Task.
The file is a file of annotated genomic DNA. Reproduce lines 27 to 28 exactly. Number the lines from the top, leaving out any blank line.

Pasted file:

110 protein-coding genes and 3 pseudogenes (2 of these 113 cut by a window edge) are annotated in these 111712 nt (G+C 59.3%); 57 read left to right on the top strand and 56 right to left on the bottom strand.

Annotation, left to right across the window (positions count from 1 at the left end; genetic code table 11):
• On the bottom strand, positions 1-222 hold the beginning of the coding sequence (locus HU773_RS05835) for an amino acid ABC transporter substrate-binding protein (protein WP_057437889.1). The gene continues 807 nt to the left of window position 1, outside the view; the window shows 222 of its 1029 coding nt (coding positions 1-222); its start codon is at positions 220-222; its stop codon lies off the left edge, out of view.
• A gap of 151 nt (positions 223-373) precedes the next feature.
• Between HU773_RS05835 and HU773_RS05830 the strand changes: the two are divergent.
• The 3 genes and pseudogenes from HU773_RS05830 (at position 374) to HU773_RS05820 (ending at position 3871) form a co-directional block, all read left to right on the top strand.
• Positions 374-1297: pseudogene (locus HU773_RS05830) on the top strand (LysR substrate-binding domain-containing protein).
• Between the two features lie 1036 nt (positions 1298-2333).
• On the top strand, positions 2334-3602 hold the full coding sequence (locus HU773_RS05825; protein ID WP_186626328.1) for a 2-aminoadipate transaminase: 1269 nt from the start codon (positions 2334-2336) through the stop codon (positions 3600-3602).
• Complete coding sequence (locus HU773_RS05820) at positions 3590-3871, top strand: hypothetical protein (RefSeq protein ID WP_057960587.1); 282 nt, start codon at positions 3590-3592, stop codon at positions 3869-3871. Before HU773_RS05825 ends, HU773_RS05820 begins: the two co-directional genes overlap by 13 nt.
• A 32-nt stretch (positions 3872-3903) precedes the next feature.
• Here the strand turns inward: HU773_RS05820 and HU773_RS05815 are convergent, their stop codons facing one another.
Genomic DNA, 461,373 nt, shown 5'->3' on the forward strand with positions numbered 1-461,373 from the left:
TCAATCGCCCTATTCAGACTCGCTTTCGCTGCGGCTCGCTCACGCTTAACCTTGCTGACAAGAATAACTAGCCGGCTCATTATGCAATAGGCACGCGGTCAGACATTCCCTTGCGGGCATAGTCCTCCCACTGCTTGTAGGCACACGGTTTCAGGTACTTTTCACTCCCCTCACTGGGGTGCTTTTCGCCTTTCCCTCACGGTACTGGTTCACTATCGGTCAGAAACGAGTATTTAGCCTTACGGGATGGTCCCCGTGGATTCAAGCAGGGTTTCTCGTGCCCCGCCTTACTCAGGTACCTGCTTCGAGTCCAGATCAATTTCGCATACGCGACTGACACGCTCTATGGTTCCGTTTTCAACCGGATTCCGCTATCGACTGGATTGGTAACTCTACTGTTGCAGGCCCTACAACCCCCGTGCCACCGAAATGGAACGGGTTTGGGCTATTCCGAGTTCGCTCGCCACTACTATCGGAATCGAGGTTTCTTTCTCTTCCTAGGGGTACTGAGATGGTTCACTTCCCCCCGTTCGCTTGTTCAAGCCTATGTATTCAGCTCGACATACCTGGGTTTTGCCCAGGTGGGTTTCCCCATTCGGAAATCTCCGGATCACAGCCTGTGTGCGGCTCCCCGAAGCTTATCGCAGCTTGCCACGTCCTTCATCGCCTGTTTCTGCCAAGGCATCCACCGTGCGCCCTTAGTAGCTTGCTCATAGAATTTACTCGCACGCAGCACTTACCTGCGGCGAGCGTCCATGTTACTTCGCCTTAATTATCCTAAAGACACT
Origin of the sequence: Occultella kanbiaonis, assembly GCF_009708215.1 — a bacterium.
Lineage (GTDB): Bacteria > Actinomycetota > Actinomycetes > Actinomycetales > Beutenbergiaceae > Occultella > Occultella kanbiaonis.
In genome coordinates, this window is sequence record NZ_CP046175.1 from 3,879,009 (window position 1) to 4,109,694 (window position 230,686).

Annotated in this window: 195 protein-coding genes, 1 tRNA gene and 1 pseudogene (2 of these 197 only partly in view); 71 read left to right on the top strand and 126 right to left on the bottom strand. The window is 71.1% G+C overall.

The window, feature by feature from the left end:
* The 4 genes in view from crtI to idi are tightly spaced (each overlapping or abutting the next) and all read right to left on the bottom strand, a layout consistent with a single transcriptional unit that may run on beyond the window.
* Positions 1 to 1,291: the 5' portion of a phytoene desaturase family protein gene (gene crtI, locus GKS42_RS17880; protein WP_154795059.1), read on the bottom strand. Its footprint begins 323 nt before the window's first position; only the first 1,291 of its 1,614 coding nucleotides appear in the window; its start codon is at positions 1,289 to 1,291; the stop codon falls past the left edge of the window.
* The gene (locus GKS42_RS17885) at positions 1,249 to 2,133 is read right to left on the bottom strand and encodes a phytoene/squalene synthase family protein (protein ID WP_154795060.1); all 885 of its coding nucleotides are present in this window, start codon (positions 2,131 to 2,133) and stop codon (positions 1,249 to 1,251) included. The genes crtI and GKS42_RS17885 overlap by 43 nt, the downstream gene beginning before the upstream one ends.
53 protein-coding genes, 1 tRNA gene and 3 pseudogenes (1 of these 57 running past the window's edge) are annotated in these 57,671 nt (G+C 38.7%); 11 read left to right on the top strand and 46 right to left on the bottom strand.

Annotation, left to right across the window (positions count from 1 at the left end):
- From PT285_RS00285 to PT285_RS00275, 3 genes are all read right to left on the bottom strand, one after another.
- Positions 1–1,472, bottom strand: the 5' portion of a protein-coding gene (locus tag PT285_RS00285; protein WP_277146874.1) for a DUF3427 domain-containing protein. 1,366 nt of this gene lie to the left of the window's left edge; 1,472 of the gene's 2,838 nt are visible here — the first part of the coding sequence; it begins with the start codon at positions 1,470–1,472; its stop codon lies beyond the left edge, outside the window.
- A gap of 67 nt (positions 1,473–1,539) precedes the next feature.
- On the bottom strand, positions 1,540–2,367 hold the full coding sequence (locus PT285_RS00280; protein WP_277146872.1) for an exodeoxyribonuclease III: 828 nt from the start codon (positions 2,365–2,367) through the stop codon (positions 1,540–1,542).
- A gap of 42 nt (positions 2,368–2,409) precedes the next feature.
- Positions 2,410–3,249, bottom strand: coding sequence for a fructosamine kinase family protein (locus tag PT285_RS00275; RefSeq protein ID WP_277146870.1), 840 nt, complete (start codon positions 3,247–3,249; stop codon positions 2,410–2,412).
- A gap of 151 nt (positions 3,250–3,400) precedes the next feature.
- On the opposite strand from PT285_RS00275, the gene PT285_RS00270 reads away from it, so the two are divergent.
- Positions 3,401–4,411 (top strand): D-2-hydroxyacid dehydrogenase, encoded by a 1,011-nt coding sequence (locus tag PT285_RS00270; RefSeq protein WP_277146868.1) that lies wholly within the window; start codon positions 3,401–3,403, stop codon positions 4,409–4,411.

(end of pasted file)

- A gap of 67 nt (positions 1,473–1,539) precedes the next feature.
- On the bottom strand, positions 1,540–2,367 hold the full coding sequence (locus PT285_RS00280; protein WP_277146872.1) for an exodeoxyribonuclease III: 828 nt from the start codon (positions 2,365–2,367) through the stop codon (positions 1,540–1,542).